Paris at Night: Brassai, Ilse Bing, Doisneau & Kertesz

Left: Brassai, La Casque de Cuir, 1932 Right: Robert Doisneau, Untitled, 1952

"Night only suggests things, it doesn't fully reveal them. Night unnerves us and surprises us with its strangeness; it frees powers within us which were controlled by reason during the day..." -Brassai

Andre Kertesz, Eiffel Tower (Summer Storm), 1927

Bruce Silverstein Gallery, in New York, presents: Night, an exhibition of the work of Brassai, Ilse Bing, Robert Doisneau and Andre Kertesz. The leading artists working with photography in Europe during the 1920s and 30s found the night to be an inspiring subject that became a leitmotif in their work, a revelatory expression of the burgeoning modernist approach to art making that reflects the shifting social and artistic conventions during this period. Photographic images made at night were new, bold, mysterious and brave, the ability to photograph at night being a recent technical capability that had yet to be mastered or even considered by the majority of photographers working in the 20s and 30s. Night was an artistic frontier and the making of images at night implied a certain creative seriousness that helped bring photographers into dialogue with the larger art world during these decades. At this moment in art and in photography in particular, night and all its connotations provided the perfect backdrop for realizing the artist’s creative intent.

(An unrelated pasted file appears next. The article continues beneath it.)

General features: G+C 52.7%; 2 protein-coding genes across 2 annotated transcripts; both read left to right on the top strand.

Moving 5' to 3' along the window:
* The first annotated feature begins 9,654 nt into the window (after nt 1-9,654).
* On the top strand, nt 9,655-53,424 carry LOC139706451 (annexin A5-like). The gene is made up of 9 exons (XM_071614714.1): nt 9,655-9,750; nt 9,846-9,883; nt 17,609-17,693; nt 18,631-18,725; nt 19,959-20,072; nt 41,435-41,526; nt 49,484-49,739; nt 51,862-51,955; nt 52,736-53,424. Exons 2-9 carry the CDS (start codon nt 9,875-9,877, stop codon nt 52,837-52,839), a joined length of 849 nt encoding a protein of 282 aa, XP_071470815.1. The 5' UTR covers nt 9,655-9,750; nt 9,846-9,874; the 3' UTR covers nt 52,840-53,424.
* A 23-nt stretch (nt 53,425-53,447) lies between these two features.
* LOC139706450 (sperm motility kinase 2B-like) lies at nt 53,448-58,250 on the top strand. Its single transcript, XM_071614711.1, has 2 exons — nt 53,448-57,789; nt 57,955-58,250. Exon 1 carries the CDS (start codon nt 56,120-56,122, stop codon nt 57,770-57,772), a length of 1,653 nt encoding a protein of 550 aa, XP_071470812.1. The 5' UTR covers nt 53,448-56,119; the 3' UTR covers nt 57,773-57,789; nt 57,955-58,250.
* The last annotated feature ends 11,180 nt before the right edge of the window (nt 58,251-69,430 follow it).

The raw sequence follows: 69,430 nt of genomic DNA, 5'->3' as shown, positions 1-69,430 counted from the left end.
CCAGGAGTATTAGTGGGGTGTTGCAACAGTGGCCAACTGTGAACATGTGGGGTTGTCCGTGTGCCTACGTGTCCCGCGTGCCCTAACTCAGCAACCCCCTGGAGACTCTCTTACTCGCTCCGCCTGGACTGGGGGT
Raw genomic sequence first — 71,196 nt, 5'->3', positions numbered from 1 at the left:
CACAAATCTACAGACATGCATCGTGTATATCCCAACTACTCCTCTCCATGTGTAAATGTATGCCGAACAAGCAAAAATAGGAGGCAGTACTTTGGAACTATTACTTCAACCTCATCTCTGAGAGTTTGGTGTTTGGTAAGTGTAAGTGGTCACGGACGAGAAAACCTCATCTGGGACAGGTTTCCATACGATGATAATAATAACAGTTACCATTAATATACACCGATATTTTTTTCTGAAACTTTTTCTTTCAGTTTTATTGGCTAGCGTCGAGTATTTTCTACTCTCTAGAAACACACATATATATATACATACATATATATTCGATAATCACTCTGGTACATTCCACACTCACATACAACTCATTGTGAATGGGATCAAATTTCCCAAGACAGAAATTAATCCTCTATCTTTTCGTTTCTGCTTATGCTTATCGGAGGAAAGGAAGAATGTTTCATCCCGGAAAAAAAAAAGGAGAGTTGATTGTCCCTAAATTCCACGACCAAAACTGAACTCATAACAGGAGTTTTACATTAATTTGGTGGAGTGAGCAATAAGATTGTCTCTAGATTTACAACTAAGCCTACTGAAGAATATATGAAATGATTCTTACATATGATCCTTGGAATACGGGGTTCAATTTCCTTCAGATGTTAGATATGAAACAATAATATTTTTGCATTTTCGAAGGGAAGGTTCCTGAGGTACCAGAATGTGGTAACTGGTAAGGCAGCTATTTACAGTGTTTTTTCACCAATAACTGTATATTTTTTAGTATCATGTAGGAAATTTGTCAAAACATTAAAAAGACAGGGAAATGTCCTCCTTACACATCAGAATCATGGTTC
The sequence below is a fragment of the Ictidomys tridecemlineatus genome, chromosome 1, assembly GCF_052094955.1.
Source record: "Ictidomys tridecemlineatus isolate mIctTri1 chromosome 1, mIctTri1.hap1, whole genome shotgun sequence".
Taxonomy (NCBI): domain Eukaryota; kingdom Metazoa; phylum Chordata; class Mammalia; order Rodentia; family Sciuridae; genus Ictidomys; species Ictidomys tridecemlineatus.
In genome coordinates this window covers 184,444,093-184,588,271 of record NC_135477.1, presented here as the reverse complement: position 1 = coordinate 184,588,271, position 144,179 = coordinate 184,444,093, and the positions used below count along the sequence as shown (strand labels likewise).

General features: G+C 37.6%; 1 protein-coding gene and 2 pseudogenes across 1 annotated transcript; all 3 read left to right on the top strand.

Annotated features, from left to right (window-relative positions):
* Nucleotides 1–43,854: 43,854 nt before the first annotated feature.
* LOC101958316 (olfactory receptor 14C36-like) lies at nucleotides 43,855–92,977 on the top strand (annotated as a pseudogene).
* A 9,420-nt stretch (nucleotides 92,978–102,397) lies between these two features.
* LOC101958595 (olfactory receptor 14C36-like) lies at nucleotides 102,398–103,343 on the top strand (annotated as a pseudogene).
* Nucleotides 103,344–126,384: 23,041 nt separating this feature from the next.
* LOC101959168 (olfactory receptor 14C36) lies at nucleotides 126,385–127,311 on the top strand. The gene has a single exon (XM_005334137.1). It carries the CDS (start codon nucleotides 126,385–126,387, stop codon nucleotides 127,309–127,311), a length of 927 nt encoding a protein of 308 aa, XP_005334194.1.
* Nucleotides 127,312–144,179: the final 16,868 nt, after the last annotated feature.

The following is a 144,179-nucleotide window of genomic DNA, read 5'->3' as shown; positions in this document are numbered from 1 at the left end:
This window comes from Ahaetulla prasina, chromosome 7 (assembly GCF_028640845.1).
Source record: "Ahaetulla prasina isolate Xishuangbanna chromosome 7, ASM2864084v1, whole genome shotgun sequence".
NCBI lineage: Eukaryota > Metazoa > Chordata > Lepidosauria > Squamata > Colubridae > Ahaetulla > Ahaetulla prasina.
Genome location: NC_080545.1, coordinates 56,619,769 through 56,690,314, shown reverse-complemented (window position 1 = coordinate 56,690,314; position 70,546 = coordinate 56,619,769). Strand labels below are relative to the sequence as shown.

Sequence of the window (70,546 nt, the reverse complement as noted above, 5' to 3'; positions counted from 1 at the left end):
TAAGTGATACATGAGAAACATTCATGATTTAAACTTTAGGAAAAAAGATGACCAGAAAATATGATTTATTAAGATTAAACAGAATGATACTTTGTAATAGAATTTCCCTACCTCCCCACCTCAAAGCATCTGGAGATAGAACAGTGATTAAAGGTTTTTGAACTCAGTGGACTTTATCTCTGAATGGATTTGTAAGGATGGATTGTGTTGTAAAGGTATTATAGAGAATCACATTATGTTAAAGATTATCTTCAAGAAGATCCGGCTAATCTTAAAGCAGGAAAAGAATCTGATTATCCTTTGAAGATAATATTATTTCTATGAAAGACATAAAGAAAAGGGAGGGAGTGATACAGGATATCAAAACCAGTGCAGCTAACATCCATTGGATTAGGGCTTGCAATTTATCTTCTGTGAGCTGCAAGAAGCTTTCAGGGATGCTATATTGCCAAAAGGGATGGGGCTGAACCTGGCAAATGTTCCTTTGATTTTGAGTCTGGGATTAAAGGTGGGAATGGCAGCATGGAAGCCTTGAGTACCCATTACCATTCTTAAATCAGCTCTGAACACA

The four artists selected for this exhibition had an affinity for working at night and the images on view extend the first half of the 20th century. The works featured include Brassai’s well-known Paris de Nuit images, Ilse Bing’s early formalist compositions, Doisneau’s free-spirited and engaging photographs of Parisian nightlife, and Andre Kertesz’s early night photographs from Hungary—the purported inspiration for Brassai’s Paris series—as well as remarkable New York images that reveal the artist’s consistently innovative vision further inspired by the night.

On view until June 04,

Andre Kertesz, Untitled (Budapest), 1914